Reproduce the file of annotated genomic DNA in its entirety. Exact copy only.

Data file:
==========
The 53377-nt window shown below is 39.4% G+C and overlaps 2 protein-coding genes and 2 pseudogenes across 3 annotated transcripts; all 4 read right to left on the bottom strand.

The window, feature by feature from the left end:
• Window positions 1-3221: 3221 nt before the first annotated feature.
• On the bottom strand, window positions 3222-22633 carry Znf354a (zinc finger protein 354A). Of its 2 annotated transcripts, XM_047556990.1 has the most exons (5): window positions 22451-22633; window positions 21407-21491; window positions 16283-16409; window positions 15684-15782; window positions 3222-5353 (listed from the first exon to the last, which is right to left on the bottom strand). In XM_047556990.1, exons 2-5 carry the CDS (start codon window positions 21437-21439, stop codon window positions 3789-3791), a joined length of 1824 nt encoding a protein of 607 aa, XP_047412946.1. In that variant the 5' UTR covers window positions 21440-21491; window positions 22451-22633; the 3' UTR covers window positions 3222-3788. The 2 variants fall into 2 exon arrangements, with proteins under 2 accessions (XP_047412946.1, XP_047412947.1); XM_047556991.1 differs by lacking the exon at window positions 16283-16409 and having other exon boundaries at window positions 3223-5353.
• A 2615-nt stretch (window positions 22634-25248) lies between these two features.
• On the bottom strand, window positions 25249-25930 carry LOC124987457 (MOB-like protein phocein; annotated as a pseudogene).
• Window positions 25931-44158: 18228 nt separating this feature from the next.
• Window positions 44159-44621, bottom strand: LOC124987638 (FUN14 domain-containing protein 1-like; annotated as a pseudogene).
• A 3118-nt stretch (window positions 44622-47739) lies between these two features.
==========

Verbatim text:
The 53377-nt window shown below is 39.4% G+C and overlaps 2 protein-coding genes and 2 pseudogenes across 3 annotated transcripts; all 4 read right to left on the bottom strand.

The window, feature by feature from the left end:
• Window positions 1-3221: 3221 nt before the first annotated feature.
• On the bottom strand, window positions 3222-22633 carry Znf354a (zinc finger protein 354A). Of its 2 annotated transcripts, XM_047556990.1 has the most exons (5): window positions 22451-22633; window positions 21407-21491; window positions 16283-16409; window positions 15684-15782; window positions 3222-5353 (listed from the first exon to the last, which is right to left on the bottom strand). In XM_047556990.1, exons 2-5 carry the CDS (start codon window positions 21437-21439, stop codon window positions 3789-3791), a joined length of 1824 nt encoding a protein of 607 aa, XP_047412946.1. In that variant the 5' UTR covers window positions 21440-21491; window positions 22451-22633; the 3' UTR covers window positions 3222-3788. The 2 variants fall into 2 exon arrangements, with proteins under 2 accessions (XP_047412946.1, XP_047412947.1); XM_047556991.1 differs by lacking the exon at window positions 16283-16409 and having other exon boundaries at window positions 3223-5353.
• A 2615-nt stretch (window positions 22634-25248) lies between these two features.
• On the bottom strand, window positions 25249-25930 carry LOC124987457 (MOB-like protein phocein; annotated as a pseudogene).
• Window positions 25931-44158: 18228 nt separating this feature from the next.
• Window positions 44159-44621, bottom strand: LOC124987638 (FUN14 domain-containing protein 1-like; annotated as a pseudogene).
• A 3118-nt stretch (window positions 44622-47739) lies between these two features.